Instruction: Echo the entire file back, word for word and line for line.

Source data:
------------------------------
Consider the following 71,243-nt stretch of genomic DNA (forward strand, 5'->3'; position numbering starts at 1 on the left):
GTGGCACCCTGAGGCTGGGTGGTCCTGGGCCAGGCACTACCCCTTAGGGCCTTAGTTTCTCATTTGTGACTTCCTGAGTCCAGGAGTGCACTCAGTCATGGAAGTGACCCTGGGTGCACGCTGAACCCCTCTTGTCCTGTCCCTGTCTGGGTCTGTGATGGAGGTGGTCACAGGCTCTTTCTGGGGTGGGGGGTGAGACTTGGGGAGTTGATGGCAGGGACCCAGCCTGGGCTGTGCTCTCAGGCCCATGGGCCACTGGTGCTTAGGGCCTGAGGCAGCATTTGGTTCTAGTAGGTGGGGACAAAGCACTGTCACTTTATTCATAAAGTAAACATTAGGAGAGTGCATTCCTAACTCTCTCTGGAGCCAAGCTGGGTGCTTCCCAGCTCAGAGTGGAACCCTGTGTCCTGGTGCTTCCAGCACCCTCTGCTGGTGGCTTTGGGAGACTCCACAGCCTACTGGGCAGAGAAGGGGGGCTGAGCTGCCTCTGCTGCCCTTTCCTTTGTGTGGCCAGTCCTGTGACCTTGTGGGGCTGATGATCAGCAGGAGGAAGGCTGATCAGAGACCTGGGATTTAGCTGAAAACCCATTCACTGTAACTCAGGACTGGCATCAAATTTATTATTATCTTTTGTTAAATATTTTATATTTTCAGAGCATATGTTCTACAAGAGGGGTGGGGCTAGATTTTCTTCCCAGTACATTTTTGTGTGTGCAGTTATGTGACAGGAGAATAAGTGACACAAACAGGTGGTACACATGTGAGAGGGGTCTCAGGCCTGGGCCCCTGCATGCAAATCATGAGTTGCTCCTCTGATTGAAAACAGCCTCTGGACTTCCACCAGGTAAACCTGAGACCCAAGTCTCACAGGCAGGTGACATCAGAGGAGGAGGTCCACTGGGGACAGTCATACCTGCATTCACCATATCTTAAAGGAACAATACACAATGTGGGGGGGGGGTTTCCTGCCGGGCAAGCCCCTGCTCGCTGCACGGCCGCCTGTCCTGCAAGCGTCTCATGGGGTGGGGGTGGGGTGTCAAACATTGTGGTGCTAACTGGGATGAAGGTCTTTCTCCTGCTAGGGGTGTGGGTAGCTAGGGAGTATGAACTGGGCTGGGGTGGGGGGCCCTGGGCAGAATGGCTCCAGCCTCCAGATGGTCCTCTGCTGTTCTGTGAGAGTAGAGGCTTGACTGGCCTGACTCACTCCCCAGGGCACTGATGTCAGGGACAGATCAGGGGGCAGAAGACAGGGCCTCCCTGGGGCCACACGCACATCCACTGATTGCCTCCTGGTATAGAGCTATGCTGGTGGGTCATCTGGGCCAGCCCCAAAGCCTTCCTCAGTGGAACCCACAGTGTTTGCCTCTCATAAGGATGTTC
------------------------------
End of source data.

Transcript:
Consider the following 71,243-nt stretch of genomic DNA (forward strand, 5'->3'; position numbering starts at 1 on the left):
GTGGCACCCTGAGGCTGGGTGGTCCTGGGCCAGGCACTACCCCTTAGGGCCTTAGTTTCTCATTTGTGACTTCCTGAGTCCAGGAGTGCACTCAGTCATGGAAGTGACCCTGGGTGCACGCTGAACCCCTCTTGTCCTGTCCCTGTCTGGGTCTGTGATGGAGGTGGTCACAGGCTCTTTCTGGGGTGGGGGGTGAGACTTGGGGAGTTGATGGCAGGGACCCAGCCTGGGCTGTGCTCTCAGGCCCATGGGCCACTGGTGCTTAGGGCCTGAGGCAGCATTTGGTTCTAGTAGGTGGGGACAAAGCACTGTCACTTTATTCATAAAGTAAACATTAGGAGAGTGCATTCCTAACTCTCTCTGGAGCCAAGCTGGGTGCTTCCCAGCTCAGAGTGGAACCCTGTGTCCTGGTGCTTCCAGCACCCTCTGCTGGTGGCTTTGGGAGACTCCACAGCCTACTGGGCAGAGAAGGGGGGCTGAGCTGCCTCTGCTGCCCTTTCCTTTGTGTGGCCAGTCCTGTGACCTTGTGGGGCTGATGATCAGCAGGAGGAAGGCTGATCAGAGACCTGGGATTTAGCTGAAAACCCATTCACTGTAACTCAGGACTGGCATCAAATTTATTATTATCTTTTGTTAAATATTTTATATTTTCAGAGCATATGTTCTACAAGAGGGGTGGGGCTAGATTTTCTTCCCAGTACATTTTTGTGTGTGCAGTTATGTGACAGGAGAATAAGTGACACAAACAGGTGGTACACATGTGAGAGGGGTCTCAGGCCTGGGCCCCTGCATGCAAATCATGAGTTGCTCCTCTGATTGAAAACAGCCTCTGGACTTCCACCAGGTAAACCTGAGACCCAAGTCTCACAGGCAGGTGACATCAGAGGAGGAGGTCCACTGGGGACAGTCATACCTGCATTCACCATATCTTAAAGGAACAATACACAATGTGGGGGGGGGGTTTCCTGCCGGGCAAGCCCCTGCTCGCTGCACGGCCGCCTGTCCTGCAAGCGTCTCATGGGGTGGGGGTGGGGTGTCAAACATTGTGGTGCTAACTGGGATGAAGGTCTTTCTCCTGCTAGGGGTGTGGGTAGCTAGGGAGTATGAACTGGGCTGGGGTGGGGGGCCCTGGGCAGAATGGCTCCAGCCTCCAGATGGTCCTCTGCTGTTCTGTGAGAGTAGAGGCTTGACTGGCCTGACTCACTCCCCAGGGCACTGATGTCAGGGACAGATCAGGGGGCAGAAGACAGGGCCTCCCTGGGGCCACACGCACATCCACTGATTGCCTCCTGGTATAGAGCTATGCTGGTGGGTCATCTGGGCCAGCCCCAAAGCCTTCCTCAGTGGAACCCACAGTGTTTGCCTCTCATAAGGATGTTC